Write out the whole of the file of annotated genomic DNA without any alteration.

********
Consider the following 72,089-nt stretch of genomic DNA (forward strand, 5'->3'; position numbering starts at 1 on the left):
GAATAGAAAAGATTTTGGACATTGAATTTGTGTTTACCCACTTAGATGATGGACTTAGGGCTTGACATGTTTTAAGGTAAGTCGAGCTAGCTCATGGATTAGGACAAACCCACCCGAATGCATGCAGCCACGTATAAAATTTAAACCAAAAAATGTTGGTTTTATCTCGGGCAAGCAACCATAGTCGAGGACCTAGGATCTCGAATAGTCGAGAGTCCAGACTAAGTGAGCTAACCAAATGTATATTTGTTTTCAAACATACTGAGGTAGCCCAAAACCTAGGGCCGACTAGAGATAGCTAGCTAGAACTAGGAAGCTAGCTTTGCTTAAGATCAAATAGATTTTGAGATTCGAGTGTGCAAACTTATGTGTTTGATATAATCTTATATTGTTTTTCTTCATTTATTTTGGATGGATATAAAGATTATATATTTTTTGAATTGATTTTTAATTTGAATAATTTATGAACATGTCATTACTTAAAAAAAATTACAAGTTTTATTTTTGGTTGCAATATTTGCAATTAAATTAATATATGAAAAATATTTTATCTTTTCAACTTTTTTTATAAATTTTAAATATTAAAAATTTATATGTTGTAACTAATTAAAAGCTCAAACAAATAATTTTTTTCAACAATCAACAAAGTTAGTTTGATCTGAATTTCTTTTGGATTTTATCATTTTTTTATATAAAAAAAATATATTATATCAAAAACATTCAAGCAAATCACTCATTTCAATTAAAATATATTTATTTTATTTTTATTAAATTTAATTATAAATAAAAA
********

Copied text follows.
Consider the following 72,089-nt stretch of genomic DNA (forward strand, 5'->3'; position numbering starts at 1 on the left):
GAATAGAAAAGATTTTGGACATTGAATTTGTGTTTACCCACTTAGATGATGGACTTAGGGCTTGACATGTTTTAAGGTAAGTCGAGCTAGCTCATGGATTAGGACAAACCCACCCGAATGCATGCAGCCACGTATAAAATTTAAACCAAAAAATGTTGGTTTTATCTCGGGCAAGCAACCATAGTCGAGGACCTAGGATCTCGAATAGTCGAGAGTCCAGACTAAGTGAGCTAACCAAATGTATATTTGTTTTCAAACATACTGAGGTAGCCCAAAACCTAGGGCCGACTAGAGATAGCTAGCTAGAACTAGGAAGCTAGCTTTGCTTAAGATCAAATAGATTTTGAGATTCGAGTGTGCAAACTTATGTGTTTGATATAATCTTATATTGTTTTTCTTCATTTATTTTGGATGGATATAAAGATTATATATTTTTTGAATTGATTTTTAATTTGAATAATTTATGAACATGTCATTACTTAAAAAAAATTACAAGTTTTATTTTTGGTTGCAATATTTGCAATTAAATTAATATATGAAAAATATTTTATCTTTTCAACTTTTTTTATAAATTTTAAATATTAAAAATTTATATGTTGTAACTAATTAAAAGCTCAAACAAATAATTTTTTTCAACAATCAACAAAGTTAGTTTGATCTGAATTTCTTTTGGATTTTATCATTTTTTTATATAAAAAAAATATATTATATCAAAAACATTCAAGCAAATCACTCATTTCAATTAAAATATATTTATTTTATTTTTATTAAATTTAATTATAAATAAAAA